Princess Yennenga: the Dagomba warrior whose son founded Burkina Faso 

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For over a millennium, the Mossi Kingdom present-day Burkina Faso never existed. Its existence could be traced to a princess named Yennenga who ran away from her home, married an elephant hunter with whom she bore a son. 

Legends have it that Princess Yennenga was the beloved daughter of King Nedega of the Dagomba Kingdom, who reigned in the 12th century. Princess Yennenga was not only an epitome of beauty, but was also a cultural icon and warrior. At age 14, she fought against the neighbouring village, the Malinkes.

She was skillful in javelins, spears and bows with a battalion army under her command. Her prowess as a horsewoman and as a fighter earned her respect by all and loved some more by her father.

When she was due for marriage, her father refused to let her out in marriage for fear of losing his best fighter and daughter. Upon seeing this, Yennenga became sad because it was one of her dreams to get married and have kids. 

In order to exhibit her level of dissatisfaction with her father’s decision, Yennenga planted a field of wheat and when it was due for harvest, she let them rot in the fields instead of harvesting them. 

Her father who was amazed by that and asked her why she allowed that, responded that he was doing the same thing to her by stopping her from getting married. Upon hearing this, her father imprisoned her for her insolence.

No account of how long Princess Yennenga was locked up before she was saved by a horseman who dressed her as a man in order to help her escape was recorded.

While on the run, they were attacked by Malinke warriors. Her saviour fought against the warriors, distracting them from Yennenga. She rode north but was utterly worn out after crossing a river. Afterwards, she headed to the unknown forest where she met an elephant hunter named Riale.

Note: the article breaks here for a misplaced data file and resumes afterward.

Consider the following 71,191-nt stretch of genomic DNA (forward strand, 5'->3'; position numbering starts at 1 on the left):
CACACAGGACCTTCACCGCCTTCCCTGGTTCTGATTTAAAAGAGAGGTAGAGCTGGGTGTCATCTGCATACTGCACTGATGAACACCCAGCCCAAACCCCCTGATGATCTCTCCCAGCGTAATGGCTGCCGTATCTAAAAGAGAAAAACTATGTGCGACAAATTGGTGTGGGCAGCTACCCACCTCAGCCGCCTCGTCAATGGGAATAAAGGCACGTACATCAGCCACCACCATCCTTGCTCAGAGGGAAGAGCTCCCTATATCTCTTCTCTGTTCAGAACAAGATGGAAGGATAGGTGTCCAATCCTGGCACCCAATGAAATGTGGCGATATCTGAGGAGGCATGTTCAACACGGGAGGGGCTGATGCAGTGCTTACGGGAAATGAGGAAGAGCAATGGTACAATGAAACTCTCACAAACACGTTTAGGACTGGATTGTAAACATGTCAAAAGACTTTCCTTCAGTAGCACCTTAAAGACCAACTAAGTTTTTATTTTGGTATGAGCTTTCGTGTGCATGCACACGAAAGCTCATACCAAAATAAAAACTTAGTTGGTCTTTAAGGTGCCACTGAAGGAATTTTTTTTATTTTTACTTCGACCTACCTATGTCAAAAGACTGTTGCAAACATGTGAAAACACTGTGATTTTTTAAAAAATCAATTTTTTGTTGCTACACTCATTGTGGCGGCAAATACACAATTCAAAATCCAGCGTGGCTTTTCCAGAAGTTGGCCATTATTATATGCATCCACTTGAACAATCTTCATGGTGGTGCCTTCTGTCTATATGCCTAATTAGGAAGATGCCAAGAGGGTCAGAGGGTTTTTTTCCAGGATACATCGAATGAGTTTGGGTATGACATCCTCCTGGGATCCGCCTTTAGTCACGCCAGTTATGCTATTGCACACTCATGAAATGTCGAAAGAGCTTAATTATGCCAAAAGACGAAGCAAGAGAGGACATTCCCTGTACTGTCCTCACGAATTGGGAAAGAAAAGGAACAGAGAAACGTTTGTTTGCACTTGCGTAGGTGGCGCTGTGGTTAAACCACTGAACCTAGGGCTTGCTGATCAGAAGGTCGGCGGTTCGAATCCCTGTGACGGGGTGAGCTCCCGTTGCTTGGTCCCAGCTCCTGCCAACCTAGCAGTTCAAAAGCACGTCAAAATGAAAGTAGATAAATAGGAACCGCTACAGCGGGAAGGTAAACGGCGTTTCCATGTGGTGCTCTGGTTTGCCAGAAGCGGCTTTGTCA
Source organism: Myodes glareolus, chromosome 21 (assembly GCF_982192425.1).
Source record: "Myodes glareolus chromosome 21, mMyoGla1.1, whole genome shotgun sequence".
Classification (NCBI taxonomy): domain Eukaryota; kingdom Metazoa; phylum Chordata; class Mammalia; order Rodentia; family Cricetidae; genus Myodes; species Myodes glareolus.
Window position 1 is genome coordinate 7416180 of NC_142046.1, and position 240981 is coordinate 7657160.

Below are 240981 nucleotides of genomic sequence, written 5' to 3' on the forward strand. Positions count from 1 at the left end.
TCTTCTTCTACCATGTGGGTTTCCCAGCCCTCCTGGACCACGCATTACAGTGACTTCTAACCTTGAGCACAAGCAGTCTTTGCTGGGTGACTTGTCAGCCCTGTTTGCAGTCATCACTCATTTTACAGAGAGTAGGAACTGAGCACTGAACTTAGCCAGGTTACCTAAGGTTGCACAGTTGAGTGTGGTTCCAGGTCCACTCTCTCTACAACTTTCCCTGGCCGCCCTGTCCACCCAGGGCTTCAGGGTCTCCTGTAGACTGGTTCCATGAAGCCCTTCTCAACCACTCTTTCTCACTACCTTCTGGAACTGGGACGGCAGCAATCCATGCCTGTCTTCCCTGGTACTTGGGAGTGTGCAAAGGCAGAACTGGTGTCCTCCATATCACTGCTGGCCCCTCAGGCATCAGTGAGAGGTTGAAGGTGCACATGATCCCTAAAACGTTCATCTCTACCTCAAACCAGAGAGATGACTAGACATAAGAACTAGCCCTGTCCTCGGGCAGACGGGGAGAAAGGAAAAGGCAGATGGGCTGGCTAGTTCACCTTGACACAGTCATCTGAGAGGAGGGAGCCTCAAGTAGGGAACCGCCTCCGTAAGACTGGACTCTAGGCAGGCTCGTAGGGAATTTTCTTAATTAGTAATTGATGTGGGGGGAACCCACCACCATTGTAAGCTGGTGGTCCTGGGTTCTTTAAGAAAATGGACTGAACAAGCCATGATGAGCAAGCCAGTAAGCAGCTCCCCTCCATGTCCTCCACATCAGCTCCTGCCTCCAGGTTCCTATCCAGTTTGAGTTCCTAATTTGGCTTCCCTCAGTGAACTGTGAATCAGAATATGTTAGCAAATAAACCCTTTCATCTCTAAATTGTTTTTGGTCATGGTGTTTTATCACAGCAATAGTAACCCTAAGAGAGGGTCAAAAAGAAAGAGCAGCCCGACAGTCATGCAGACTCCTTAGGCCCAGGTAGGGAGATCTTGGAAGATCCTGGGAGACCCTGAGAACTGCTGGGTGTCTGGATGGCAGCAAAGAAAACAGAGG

Riale was captivated by Princess Yennenga’s beauty despite disguising as a man. Both fell in love at first sight and later had a son whom they named Ouedraogo, meaning stallion. 

Years passed as Ouedraogo became a man, he left his parents and travelled north, where he formed the kingdom of Tenkodogo, which is regarded as the cradle of the Mossi Kingdoms.

History accounts that Ouedraogo visited King Nadega, his grandfather who had been searching for his daughter all these years. Upon discovering his daughter was alive, he made a feast and sent a delegate to request Yennenga to return home.

Riale and Yenenga were welcomed with open arms by her father, who not only oversaw the training of his grandson but also gifted him a cavalry, cattle and other goods, with which he used in setting up his kingdom.

This is why Princess Yennenga was referred to has “Mother of the Mossi People”. She has been honoured with a number of erected statues and roads have been named after her in Burkina Faso. Also, the  Burkinabe national football team is referred to as Les Étalons (The Stallions) after Yennenga’s famous horse.

Africh Royale

Africh Royale

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